The NCWIT Pioneer in Tech Award recognizes technical women whose lifetime contributions have significantly impacted the landscape of technological innovation, amplifying the importance of capitalizing on the diverse perspectives that girls and women can bring to the table. Pioneer in Tech Award recipients also serve as role models whose legacies continue to inspire generations of young women to pursue computing and make history in their own right.
The 2020-21 NCWIT Pioneer in Tech Award is sponsored by Facebook.
Congratulations to Gladys West—the 2021 recipient of the NCWIT Pioneer in Tech Award!
Dr. Gladys West started her career at Naval Proving Ground in Dahlgren, Virginia, now called the Naval Surface Warfare Center, in 1956, and she worked there for 42 years as a mathematician and computer programmer. When she began, she was the second Black woman ever to be hired at the site, and one of only four Black employees total. Inspired by the civil rights movement that was unfolding around her, she countered prejudice within her workplace through hard work and intellectual achievement.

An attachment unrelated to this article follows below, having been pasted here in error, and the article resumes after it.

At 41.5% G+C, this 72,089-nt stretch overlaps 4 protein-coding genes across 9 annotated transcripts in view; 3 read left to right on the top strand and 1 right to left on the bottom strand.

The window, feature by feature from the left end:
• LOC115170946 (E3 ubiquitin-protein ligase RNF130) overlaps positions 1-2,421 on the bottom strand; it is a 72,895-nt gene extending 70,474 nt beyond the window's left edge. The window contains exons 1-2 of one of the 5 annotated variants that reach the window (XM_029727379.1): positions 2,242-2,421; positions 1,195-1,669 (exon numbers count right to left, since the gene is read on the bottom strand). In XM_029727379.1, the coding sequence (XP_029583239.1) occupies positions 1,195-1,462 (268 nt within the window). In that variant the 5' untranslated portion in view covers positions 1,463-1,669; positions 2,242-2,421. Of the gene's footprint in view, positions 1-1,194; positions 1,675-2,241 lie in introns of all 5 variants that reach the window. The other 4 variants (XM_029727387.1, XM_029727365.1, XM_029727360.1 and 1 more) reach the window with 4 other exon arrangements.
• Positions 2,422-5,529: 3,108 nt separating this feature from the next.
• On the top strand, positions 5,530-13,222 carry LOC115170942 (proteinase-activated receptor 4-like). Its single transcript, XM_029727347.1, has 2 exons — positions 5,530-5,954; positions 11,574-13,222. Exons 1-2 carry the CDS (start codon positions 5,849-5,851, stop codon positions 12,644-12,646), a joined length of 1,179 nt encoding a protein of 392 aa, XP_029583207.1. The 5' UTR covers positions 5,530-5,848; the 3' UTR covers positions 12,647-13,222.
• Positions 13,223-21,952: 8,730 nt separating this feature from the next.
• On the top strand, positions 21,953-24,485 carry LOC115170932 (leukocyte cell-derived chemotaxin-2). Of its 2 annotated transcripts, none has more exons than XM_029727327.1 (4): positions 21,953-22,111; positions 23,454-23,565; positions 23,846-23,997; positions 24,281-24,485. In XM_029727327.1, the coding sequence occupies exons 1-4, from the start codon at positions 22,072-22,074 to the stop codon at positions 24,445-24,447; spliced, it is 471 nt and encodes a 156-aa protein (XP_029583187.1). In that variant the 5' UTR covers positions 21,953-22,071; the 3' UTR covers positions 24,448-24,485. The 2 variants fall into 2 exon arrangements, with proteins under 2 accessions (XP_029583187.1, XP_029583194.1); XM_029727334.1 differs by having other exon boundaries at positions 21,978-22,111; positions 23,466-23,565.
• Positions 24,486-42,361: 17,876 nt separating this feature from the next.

Past Pioneer in Tech Award Winners
Ruzena Bajcsy has spent much of her career at the intersection of human and machine ways of interpreting the world, with research interests that include
After her graduation in 1969, Lorinda Cherry worked for a few years as a Fortran programmer, but she found it “very boring” to constantly write
Barbara Liskov became one of the first women in the U.S. to get a PhD from a computer science department and has led a noteworthy
Cynthia Solomon’s focus has been on creating fun-filled, thoughtful, personally expressive, and aesthetically pleasing learning environments for children. Her work has spanned several important collaborations,
As a NASA mathematician, Katherine Johnson’s calculations include the trajectory for the space flight of Alan Shepard, the first American in space; John Glenn, the
Eleanor Kolchin graduated from Brooklyn College in 1947 with a Bachelor’s degree in Mathematics. She was treasurer of Pi Mu Epsilon, the national honorary mathematics